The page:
* when the Giants won the World Series the first time

At the same time, he’ll be 34. I don’t trust 34-year-old center fielders. One click slower, and they’re a disaster compared to their peers. Andres Torres might have been the best center fielder the Giants employed since Darren Lewis, but he wasn’t quite the same in 2011, and it was a marked difference. It’s such an easy pit for over-30 center fielders to fall into.

Also, as long as we’re on the subject, it’s a good time to remember that Andres Torres came out of absolutely nowhere to help the Giants win the World Series*.

* in 2010

Ellsbury might be fine next year. He might be fine the year after that. But he’s not a Kiermaier/Pillar/Hamilton/Buxton type where he would be valuable even with a .280 OBP. If he struggles with the glove, his bat won’t be enough to prop up his value. If he struggles with his bat, the glove won’t be enough to prop up his value. That’s a risky combo for a guy in his mid-30s.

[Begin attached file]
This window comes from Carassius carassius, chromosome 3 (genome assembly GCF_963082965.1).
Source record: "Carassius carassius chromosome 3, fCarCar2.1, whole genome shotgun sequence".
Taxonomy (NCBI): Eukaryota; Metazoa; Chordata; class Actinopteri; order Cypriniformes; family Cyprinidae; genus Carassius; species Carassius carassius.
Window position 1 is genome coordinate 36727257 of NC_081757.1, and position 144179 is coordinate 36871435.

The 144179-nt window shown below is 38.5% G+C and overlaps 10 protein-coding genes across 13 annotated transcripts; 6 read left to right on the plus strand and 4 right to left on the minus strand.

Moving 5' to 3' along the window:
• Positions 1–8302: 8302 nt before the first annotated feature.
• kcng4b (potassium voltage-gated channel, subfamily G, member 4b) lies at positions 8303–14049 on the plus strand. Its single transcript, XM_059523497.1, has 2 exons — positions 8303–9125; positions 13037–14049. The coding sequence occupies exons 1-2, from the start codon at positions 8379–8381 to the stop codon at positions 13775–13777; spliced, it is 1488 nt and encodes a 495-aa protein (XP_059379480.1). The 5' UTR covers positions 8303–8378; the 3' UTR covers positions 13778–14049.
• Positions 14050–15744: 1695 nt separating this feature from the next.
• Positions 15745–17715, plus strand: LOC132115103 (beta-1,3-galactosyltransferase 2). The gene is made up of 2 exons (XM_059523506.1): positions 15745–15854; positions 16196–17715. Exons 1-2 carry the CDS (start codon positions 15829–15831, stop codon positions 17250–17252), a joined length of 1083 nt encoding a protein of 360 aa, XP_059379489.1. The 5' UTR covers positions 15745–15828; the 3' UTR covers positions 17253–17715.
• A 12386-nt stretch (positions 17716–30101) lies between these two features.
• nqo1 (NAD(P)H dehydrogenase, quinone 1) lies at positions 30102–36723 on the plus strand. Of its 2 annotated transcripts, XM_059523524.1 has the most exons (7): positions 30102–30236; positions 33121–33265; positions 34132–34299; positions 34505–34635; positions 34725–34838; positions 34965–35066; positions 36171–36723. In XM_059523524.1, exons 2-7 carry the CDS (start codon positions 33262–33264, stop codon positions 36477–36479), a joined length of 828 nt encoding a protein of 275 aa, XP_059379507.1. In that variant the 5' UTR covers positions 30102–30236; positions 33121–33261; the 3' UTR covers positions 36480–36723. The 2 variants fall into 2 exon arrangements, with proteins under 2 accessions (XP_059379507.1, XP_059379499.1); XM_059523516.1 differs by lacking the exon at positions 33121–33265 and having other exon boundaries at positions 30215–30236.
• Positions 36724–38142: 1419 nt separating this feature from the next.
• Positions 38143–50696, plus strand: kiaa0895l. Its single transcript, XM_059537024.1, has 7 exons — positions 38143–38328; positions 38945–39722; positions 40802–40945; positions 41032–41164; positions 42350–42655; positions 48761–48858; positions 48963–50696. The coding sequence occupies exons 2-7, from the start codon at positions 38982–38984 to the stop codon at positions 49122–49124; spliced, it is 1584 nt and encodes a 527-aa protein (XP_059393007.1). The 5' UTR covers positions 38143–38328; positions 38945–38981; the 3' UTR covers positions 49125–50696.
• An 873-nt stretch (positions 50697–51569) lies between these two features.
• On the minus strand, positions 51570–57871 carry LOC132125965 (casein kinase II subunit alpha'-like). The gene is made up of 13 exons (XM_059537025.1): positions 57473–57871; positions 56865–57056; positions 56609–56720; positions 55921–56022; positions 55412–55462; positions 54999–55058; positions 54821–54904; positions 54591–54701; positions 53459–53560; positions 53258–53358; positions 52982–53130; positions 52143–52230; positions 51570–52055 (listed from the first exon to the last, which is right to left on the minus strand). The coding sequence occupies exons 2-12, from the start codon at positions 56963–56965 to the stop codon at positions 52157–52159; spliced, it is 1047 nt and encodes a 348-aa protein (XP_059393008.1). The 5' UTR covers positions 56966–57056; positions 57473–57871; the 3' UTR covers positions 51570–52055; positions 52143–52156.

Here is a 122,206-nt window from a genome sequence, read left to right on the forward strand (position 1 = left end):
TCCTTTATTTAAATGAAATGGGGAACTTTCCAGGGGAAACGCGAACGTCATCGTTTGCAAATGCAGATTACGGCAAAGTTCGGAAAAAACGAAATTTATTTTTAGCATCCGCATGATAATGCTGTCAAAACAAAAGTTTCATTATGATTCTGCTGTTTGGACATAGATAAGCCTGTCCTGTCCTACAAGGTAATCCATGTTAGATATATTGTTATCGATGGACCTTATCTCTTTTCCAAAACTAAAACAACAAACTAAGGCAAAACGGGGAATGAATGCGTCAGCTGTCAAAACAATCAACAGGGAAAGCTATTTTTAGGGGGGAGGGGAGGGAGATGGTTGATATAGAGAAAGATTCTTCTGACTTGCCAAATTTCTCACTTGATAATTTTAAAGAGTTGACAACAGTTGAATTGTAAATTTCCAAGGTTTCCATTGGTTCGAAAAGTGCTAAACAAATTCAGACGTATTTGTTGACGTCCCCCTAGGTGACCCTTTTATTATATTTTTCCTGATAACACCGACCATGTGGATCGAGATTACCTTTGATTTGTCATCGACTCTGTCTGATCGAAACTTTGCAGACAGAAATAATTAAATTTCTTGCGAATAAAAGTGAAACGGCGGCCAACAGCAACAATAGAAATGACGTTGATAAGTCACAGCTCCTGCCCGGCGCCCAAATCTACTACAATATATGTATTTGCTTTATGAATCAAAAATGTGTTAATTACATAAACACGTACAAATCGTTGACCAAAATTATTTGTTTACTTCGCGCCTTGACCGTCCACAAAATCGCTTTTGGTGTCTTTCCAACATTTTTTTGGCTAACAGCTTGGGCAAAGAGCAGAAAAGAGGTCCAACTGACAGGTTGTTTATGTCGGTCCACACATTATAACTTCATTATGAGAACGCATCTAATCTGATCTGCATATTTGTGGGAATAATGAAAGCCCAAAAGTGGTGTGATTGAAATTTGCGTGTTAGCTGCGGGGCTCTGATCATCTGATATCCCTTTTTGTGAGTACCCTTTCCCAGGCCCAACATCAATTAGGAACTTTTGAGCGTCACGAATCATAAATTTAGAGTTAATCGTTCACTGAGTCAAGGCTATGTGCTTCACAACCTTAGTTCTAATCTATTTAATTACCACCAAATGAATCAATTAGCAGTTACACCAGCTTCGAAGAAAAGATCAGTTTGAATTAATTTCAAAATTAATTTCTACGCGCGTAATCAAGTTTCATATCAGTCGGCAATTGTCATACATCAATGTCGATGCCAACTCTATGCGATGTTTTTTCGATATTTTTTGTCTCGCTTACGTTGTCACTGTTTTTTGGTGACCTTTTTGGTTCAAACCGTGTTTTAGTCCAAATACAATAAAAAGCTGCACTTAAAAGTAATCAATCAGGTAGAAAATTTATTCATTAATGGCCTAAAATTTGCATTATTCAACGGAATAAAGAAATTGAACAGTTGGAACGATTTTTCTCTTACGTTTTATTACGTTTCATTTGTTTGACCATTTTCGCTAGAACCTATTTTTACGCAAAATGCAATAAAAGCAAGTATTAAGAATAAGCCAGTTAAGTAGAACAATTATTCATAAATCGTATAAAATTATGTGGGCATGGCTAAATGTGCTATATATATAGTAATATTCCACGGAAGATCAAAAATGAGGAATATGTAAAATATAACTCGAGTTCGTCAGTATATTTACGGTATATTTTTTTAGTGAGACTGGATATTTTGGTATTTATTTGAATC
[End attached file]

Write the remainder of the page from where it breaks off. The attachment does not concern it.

He wouldn’t be free

If the Yankees offered to pay Ellsbury’s entire salary and trade him in exchange for, say, Pablo Sandoval (for trolling purposes), that would be one thing. I would like a free Ellsbury. He would make the current 25-man roster better. He would help the 2018 Giants win more games than the roster they currently employ.

But the Yankees aren’t looking to trade him because they want to do him a favor. They’re not looking to trade him because he sings Kottonmouth Kings songs in the clubhouse even after he’s politely asked to stop. They want to save money to get under the luxury tax. Just like the Giants.